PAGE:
In the mid 1950s, the Heaths purchased a small log cabin and moved it to a spot just off Pioneer Avenue on the right side of the property. The cabin was built in 1927 and served as Homer’s post office from a location near the mouth of Beluga Slough. From 1962-1966, it provided gallery space for Homer artist R. W. (Toby) Tyler.
The Brundages bought the business from the Heaths in the 1960s, and operated it until Harry Brundage retired and sold it to Eden.
“Every one of my older kids picked berries and picked spruce cones for decoration in the packages,” said Wilma Williams. “Ken and Hazel Heath deserve a great deal of credit for encouraging kids to do that.”
Williams recalled how Hazel Heath would weigh each delivery made by the young berry-pickers, paying each one accordingly. Williams’ son Tommy combined what he made picking berries with his earnings from a paper route to purchase a bicycle.
“(Alaska Wild Berry Products) has been a very special thing in the community,” said Williams. “Ken and Hazel had the idea that if you made up your mind you were going to make a living from the country, you could do it. I think that their enterprise really showed that it is possible if you have ingenuity and ambition.”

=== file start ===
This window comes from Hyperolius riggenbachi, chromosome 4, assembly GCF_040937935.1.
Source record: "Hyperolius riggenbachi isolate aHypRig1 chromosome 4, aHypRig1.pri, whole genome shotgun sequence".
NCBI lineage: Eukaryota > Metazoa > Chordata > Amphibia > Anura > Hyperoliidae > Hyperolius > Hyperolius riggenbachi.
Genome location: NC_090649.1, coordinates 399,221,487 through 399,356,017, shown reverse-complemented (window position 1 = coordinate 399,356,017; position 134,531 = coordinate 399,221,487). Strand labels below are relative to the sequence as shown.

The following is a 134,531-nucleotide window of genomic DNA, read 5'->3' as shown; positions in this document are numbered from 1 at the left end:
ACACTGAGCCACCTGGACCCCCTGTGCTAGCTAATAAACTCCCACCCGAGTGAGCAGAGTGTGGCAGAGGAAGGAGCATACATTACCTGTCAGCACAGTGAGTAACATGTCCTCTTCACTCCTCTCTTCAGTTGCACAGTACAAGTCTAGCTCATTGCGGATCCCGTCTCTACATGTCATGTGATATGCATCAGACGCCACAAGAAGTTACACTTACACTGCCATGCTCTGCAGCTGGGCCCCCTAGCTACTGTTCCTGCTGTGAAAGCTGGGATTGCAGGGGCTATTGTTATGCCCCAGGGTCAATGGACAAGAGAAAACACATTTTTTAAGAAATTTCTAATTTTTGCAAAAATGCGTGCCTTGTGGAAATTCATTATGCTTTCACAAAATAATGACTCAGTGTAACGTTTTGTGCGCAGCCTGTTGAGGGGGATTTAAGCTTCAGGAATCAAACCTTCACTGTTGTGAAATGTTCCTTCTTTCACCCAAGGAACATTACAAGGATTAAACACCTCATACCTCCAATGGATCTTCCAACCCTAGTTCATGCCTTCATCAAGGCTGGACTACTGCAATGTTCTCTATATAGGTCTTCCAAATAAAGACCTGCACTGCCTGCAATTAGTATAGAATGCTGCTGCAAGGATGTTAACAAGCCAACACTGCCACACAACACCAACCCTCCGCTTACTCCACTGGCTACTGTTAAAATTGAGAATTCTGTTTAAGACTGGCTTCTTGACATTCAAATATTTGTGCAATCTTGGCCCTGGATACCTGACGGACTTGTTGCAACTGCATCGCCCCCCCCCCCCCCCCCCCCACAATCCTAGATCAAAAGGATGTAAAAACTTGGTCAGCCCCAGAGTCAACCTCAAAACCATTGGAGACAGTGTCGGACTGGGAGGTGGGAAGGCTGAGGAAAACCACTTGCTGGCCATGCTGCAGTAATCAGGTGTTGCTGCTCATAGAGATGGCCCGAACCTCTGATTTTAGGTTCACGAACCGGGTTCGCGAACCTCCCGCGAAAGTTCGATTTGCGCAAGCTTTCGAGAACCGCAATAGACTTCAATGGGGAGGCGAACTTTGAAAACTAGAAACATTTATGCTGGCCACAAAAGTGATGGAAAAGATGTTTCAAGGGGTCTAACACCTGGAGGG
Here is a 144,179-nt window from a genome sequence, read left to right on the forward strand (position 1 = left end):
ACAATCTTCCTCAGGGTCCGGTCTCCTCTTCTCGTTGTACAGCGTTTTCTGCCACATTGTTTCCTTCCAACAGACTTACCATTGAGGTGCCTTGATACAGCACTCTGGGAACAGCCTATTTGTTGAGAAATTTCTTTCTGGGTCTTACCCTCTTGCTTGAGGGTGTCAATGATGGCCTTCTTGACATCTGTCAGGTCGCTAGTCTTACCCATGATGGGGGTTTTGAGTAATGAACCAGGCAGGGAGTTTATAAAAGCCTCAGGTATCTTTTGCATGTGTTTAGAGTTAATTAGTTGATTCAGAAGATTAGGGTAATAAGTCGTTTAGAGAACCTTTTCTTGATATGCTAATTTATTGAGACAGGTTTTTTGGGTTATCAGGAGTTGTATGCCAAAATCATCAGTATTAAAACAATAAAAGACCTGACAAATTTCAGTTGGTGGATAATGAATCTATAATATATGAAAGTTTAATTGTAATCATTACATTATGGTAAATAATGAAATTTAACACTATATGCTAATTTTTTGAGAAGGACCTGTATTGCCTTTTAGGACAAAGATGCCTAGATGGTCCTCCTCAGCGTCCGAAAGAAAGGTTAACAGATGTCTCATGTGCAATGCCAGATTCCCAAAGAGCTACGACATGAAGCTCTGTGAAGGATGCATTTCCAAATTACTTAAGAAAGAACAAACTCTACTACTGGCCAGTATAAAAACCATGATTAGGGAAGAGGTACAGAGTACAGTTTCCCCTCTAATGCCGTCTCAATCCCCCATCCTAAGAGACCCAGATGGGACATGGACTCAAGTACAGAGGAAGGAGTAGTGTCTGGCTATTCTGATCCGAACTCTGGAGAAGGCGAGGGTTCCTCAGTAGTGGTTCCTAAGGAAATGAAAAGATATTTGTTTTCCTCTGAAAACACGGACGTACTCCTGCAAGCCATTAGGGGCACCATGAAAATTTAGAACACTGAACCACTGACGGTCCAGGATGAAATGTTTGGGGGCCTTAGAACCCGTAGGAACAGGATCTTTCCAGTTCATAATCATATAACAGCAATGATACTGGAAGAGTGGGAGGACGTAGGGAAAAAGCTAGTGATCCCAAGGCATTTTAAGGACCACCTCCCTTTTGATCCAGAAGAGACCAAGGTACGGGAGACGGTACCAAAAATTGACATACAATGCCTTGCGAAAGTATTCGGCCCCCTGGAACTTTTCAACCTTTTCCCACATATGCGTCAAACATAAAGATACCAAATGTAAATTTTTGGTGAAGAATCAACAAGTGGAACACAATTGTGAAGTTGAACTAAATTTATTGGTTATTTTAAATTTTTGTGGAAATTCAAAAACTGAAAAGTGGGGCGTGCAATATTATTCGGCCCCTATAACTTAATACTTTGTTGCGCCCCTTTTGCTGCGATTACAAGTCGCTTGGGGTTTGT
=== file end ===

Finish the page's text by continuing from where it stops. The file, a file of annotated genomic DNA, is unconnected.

In the late 1950s, when a 13-year-old Jack Klingbeil found an interesting object on the beach, he took it to Hazel Heath.
“I asked her how much she’d give me for it and she said $10. That sounded like a lot of money,” Klingbeil, now an Anchorage resident, told the Homer News recently.
Through Janet Klein’s study of woolly mammoths on the Kenai Peninsula, last year the object was identified as a woolly mammoth molar. It now has a place of honor among more than 100 items in Alaska Wild Berry Products’ museum.
Tyler’s scrapbooks and photo albums are filled with photos from the years his “8 By 10 Gallery” filled the little building whose dimensions gave the gallery its name. The building was so small that the walls — inside and out — and ceiling were covered with Tyler’s artwork. It was such an attraction that youngsters would stop to watch him paint.